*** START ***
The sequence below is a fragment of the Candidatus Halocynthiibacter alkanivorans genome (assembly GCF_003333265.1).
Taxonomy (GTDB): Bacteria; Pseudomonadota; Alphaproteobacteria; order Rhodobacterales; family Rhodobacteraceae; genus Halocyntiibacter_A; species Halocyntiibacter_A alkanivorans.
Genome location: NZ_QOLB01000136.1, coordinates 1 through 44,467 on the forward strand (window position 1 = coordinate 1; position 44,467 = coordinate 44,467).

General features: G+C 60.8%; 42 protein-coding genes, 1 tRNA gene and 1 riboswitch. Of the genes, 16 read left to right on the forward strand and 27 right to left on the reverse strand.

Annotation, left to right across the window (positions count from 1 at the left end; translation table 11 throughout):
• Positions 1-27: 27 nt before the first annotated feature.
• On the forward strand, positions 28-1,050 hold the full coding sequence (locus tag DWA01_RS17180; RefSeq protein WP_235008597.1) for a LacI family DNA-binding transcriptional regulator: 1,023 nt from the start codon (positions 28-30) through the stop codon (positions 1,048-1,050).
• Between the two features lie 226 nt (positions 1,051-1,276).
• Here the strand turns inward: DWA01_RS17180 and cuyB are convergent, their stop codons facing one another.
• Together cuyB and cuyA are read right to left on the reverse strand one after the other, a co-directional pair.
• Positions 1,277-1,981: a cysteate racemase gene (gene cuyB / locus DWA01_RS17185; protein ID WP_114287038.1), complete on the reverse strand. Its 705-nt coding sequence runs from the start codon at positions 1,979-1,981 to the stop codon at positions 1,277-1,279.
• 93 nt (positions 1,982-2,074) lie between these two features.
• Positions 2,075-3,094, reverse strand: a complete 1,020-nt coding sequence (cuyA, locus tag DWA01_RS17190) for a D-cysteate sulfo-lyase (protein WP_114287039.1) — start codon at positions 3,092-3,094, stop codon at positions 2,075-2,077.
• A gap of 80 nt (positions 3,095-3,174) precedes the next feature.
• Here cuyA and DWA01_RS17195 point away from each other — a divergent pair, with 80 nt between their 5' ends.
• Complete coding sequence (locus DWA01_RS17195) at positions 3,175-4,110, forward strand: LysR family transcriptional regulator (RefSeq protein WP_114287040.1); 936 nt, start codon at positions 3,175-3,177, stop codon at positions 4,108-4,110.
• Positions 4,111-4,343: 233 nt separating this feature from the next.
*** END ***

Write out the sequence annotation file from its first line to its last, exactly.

The sequence below is a fragment of the Candidatus Halocynthiibacter alkanivorans genome (assembly GCF_003333265.1).
Taxonomy (GTDB): Bacteria; Pseudomonadota; Alphaproteobacteria; order Rhodobacterales; family Rhodobacteraceae; genus Halocyntiibacter_A; species Halocyntiibacter_A alkanivorans.
Genome location: NZ_QOLB01000136.1, coordinates 1 through 44,467 on the forward strand (window position 1 = coordinate 1; position 44,467 = coordinate 44,467).

General features: G+C 60.8%; 42 protein-coding genes, 1 tRNA gene and 1 riboswitch. Of the genes, 16 read left to right on the forward strand and 27 right to left on the reverse strand.

Annotation, left to right across the window (positions count from 1 at the left end; translation table 11 throughout):
• Positions 1-27: 27 nt before the first annotated feature.
• On the forward strand, positions 28-1,050 hold the full coding sequence (locus tag DWA01_RS17180; RefSeq protein WP_235008597.1) for a LacI family DNA-binding transcriptional regulator: 1,023 nt from the start codon (positions 28-30) through the stop codon (positions 1,048-1,050).
• Between the two features lie 226 nt (positions 1,051-1,276).
• Here the strand turns inward: DWA01_RS17180 and cuyB are convergent, their stop codons facing one another.
• Together cuyB and cuyA are read right to left on the reverse strand one after the other, a co-directional pair.
• Positions 1,277-1,981: a cysteate racemase gene (gene cuyB / locus DWA01_RS17185; protein ID WP_114287038.1), complete on the reverse strand. Its 705-nt coding sequence runs from the start codon at positions 1,979-1,981 to the stop codon at positions 1,277-1,279.
• 93 nt (positions 1,982-2,074) lie between these two features.
• Positions 2,075-3,094, reverse strand: a complete 1,020-nt coding sequence (cuyA, locus tag DWA01_RS17190) for a D-cysteate sulfo-lyase (protein WP_114287039.1) — start codon at positions 3,092-3,094, stop codon at positions 2,075-2,077.
• A gap of 80 nt (positions 3,095-3,174) precedes the next feature.
• Here cuyA and DWA01_RS17195 point away from each other — a divergent pair, with 80 nt between their 5' ends.
• Complete coding sequence (locus DWA01_RS17195) at positions 3,175-4,110, forward strand: LysR family transcriptional regulator (RefSeq protein WP_114287040.1); 936 nt, start codon at positions 3,175-3,177, stop codon at positions 4,108-4,110.
• Positions 4,111-4,343: 233 nt separating this feature from the next.